Tipping the Scales

Sir Millard MulchSo there’s been plenty written about why bloggers hate PR people.

From lazy pitches to not knowing names and audience, there’s a veritable mish-mash of scorn poured on us PR nuisances from a lot of bloggers.

And, yes, some of it is warranted and trust me, I’m the first to call out bad PR practices.

But you know that just like anything, there’s always a flip side. Here’s an example.

I was speaking with a very good friend of mine who runs her own PR agency. She’s established a terrific reputation as one of the best PR people around and has deservedly won awards for her approach. Simply put, she’s a role model for great PR.

We were talking about the relationship between bloggers and PR and how we can improve it (“we” being both the blogosphere and the PR industry). This was when my friend shared one of her examples as to why that improvement might be further off than hoped.

She was working with a client whose core audience were “mommy bloggers”. The client’s product was ideally suited to the thousands of moms that have families of their own and blog about products in that niche. So, it would make sense for the PR campaign to connect with the blogging audience it’s suited to. So far, so good.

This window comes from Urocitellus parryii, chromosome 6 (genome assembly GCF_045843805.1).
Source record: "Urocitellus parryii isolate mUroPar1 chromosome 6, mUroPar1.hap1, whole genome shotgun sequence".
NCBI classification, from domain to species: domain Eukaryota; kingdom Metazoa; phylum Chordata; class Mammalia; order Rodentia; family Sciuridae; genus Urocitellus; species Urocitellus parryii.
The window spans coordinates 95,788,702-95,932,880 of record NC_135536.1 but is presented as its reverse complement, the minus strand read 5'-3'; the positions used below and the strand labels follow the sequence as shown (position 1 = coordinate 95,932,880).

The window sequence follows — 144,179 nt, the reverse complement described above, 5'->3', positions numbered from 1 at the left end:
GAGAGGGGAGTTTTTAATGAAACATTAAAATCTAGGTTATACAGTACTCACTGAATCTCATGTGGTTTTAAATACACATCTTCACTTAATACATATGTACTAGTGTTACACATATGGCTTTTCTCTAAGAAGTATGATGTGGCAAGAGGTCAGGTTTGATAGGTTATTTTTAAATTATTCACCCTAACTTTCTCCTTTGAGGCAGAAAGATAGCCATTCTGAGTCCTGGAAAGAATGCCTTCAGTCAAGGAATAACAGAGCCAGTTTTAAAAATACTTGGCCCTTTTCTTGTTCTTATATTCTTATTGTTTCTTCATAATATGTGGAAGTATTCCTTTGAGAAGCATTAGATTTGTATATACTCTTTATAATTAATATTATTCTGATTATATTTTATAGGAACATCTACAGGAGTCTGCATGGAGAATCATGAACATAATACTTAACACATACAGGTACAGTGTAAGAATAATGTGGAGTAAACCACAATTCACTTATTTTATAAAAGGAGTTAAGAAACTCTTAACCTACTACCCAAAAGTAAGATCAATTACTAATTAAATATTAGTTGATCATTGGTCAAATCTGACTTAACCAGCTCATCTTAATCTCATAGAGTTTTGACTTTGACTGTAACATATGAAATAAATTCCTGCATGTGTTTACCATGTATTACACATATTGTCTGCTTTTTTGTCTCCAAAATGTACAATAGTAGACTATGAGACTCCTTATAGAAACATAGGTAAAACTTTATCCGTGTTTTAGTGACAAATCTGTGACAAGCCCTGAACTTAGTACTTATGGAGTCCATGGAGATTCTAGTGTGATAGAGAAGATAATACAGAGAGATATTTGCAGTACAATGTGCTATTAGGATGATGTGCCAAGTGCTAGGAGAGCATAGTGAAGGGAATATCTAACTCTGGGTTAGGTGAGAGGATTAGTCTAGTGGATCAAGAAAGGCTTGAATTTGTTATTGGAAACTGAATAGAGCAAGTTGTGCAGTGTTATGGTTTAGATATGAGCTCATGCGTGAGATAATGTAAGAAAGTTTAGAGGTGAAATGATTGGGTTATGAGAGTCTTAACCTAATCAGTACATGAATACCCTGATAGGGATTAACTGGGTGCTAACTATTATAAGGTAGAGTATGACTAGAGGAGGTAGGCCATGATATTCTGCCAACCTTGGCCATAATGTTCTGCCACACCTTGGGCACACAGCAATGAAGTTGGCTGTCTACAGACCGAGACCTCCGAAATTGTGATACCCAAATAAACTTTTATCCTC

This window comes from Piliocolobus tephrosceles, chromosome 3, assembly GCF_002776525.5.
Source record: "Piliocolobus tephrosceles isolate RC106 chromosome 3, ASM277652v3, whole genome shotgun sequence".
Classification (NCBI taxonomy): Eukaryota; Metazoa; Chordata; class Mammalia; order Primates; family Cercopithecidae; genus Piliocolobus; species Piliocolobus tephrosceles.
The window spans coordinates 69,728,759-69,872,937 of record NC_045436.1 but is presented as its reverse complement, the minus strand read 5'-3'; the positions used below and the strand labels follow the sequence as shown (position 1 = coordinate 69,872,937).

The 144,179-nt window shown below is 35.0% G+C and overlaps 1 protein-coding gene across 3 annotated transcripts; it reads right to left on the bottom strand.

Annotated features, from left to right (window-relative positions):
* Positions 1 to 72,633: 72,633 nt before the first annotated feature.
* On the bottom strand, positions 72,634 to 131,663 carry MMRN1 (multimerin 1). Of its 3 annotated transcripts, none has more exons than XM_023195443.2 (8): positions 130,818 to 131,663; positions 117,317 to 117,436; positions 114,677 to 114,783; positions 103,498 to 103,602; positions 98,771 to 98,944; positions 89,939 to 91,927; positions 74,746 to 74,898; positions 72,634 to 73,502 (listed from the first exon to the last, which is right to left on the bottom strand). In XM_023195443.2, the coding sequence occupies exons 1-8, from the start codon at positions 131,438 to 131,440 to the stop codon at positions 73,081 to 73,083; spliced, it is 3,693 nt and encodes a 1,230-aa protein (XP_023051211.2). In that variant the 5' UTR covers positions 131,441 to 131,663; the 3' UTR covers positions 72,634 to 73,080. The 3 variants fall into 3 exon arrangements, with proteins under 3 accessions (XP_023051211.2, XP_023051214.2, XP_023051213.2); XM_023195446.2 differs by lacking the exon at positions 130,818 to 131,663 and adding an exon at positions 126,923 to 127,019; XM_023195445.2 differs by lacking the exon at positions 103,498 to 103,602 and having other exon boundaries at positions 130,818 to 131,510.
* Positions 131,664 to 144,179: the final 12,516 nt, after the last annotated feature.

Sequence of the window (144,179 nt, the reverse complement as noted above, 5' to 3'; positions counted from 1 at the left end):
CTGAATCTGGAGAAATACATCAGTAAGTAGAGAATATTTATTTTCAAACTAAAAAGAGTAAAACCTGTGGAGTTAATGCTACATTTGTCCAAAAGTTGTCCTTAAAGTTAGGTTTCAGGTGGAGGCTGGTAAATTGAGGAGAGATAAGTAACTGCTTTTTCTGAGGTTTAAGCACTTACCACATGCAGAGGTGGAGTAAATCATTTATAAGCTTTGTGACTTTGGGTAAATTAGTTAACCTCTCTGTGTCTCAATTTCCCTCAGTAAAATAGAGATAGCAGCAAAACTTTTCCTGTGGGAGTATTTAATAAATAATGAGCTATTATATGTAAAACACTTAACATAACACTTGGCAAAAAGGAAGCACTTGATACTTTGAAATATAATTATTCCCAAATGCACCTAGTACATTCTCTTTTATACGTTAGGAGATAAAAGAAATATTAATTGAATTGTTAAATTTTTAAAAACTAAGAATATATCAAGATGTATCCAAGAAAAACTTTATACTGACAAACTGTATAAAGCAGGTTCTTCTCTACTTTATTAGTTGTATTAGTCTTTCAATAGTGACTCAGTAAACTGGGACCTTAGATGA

When my friend approached some of the key bloggers in this field, she had this response: “It’s $75 for a positive review, $100 if there’s an image attached.” When my friend queried this, she was told, “Get your client to splash the cash. If you’re getting paid, we want paid too.”

Say what?

Now, I understand about paid blogging and I have no qualms with it, as long as the blogger is upfront that it’s a sponsored post and that the review remains unbiased. Heck, we all need to make a living, but if you can’t offer full disclosure and non-bias then don’t take the money.

But this isn’t paid blogging – it’s simply a company asking (through their PR agency) if you’d be interested in product testing. You get first shot at the new line and you get to use and keep the product.

But you’re saying that if I pay $75, I’ll get a “positive review”? Isn’t this false advertising, or marketing, or whatever you wish to call it?

What happens if the product is crap? Will you still tell your readers that it’s great, because you’ve agreed to offer a positive review? How do you think your readers would feel about that? After all, aren’t they your most important audience?

Or is this just another point in your one-upmanship game with the PR industry?

Now, I’m not saying all bloggers (mommy or otherwise) are like this, either when it comes to product reviews or in the relationship they have with PR. I have some fantastic relationships with many bloggers and I couldn’t do a lot of my work without them.

But to those bloggers that my friend had the misfortune of dealing with?

A blog is your personal voice. Your readers are your community. Is both your voice and community something you’d happily sell down the river for a few bucks?

Because if they are, then that’s the real bad PR.

Creative Commons License photo credit: rick

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